Quantcast

Mask

Date:
mid to late 19th century
Geography:
Papua New Guinea, New Britain, Gazelle Peninsula region
Culture:
Tolai people
Medium:
Wood, paint
Dimensions:
H. 17 5/8 x W. 3 in. (44.8 x 7.6 cm)
Classification:
Wood-Sculpture
Credit Line:
Gift of Evelyn A. J. Hall, 1981
Accession Number:
1981.331.3
  • Description

    Mask
    Tolai people, New Britain, Papua New Guinea,
    mid to late 19th century
    Wood, paint
    Gift of Evelyn A. J. Hall, 1981 (1981.331.3)
    Ex coll.: Linden-Museum, Stuttgart, Germany; collected by Paul Sandel in the 1880s

    New Britain
    The peoples of the island of New Britain northeast of New
    Guinea are remarkable for the scale and variety of their
    ritual arts, which include diverse forms of masks and other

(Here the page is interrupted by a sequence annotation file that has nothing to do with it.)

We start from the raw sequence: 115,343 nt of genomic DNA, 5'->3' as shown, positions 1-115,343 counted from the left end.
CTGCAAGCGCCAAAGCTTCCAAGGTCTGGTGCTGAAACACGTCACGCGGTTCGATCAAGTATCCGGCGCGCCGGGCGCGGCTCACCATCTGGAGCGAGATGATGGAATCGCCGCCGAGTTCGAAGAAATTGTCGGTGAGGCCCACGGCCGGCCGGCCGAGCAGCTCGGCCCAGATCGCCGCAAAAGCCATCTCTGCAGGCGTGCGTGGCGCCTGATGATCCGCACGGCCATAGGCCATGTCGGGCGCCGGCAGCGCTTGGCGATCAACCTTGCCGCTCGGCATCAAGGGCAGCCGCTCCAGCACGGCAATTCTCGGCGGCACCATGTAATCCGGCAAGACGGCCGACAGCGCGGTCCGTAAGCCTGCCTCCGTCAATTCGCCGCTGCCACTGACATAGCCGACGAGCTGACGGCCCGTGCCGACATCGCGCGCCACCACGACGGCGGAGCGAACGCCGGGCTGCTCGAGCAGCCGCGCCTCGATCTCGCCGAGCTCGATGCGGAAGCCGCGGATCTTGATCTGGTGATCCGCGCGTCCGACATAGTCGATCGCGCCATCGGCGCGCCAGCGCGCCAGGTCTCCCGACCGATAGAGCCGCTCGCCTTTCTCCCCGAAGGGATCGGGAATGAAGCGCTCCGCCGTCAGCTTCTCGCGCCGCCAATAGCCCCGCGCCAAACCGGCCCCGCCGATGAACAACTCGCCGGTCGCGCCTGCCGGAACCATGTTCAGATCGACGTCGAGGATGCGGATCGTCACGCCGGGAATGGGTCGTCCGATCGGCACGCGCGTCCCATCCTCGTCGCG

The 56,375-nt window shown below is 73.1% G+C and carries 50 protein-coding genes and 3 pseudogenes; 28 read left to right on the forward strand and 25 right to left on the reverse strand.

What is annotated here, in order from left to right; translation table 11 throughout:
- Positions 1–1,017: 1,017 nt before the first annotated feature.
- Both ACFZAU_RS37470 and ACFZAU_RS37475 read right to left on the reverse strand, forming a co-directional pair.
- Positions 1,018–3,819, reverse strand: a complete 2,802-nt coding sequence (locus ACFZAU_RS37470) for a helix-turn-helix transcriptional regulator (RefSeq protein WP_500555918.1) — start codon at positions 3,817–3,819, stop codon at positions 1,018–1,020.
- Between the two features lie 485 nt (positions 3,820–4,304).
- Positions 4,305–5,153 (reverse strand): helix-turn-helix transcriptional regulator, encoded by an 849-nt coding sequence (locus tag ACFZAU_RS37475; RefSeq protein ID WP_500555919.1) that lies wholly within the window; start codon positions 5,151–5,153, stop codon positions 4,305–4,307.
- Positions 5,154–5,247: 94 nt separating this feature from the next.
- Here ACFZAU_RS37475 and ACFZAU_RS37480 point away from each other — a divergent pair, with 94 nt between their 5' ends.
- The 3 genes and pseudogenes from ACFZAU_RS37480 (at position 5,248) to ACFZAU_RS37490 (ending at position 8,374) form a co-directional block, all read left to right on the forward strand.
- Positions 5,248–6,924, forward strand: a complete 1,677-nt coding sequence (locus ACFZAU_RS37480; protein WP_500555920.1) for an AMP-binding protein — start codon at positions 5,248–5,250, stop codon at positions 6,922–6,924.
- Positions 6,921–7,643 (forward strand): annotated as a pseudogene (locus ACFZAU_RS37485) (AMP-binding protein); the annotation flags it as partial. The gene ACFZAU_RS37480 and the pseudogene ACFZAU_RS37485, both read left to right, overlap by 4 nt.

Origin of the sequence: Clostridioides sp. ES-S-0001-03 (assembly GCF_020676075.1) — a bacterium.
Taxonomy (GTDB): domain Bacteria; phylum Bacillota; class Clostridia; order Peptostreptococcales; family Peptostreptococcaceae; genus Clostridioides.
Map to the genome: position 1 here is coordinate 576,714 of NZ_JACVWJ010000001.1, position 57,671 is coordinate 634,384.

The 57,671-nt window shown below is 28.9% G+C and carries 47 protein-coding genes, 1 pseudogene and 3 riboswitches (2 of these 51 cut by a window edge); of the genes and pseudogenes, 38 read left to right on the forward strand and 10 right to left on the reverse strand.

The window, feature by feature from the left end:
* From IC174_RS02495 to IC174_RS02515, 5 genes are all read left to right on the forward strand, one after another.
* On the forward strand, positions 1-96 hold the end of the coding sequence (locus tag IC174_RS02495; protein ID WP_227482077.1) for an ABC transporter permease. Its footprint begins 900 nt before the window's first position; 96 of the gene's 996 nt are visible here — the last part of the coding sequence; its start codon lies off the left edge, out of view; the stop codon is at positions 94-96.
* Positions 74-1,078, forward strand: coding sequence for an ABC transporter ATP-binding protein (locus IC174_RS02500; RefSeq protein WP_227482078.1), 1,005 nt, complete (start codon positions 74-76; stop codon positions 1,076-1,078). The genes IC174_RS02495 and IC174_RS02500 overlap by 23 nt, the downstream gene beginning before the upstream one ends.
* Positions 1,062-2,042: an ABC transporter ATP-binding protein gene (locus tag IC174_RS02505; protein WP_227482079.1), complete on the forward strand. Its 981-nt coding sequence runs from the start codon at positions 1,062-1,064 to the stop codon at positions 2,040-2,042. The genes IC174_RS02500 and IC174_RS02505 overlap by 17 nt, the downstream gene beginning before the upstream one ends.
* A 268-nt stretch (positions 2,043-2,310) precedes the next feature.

ceremonial paraphernalia. Many of the island’s largest and
    most spectacular art forms are made from ephemeral
    materials such as plant pith or bark cloth (a paper-like
    textile made from the inner bark of certain trees). For both
    day and night dances, the Baining of northern New Britain
    create imposing bark cloth masks, examples of which are
    on view here and in the adjoining case. The Sulka people
    and neighboring groups produce enormous, vividly colored
    headdresses and dance paraphernalia also made primarily
    from perishable materials, although some include durable
    wood elements. The Tolai people produce a variety of mask
    forms in wood and fiber as well as dance wands and other
    ritual paraphernalia. Contemporary New Britain peoples are
    predominantly Christian, but many of these ritual art forms
    continue to be created and used alongside, or as part of,
    Christian religious observances.

  • Provenance

    Paul Sandel; Linden-Museum, Stuttgart, Germany; [Matthias Komor, New York]; Evelyn A. J. Hall, New York, until 1981

  • See also
    Who
    What
    Where
    In the Museum
    Heilbrunn Timeline of Art History
314368

Close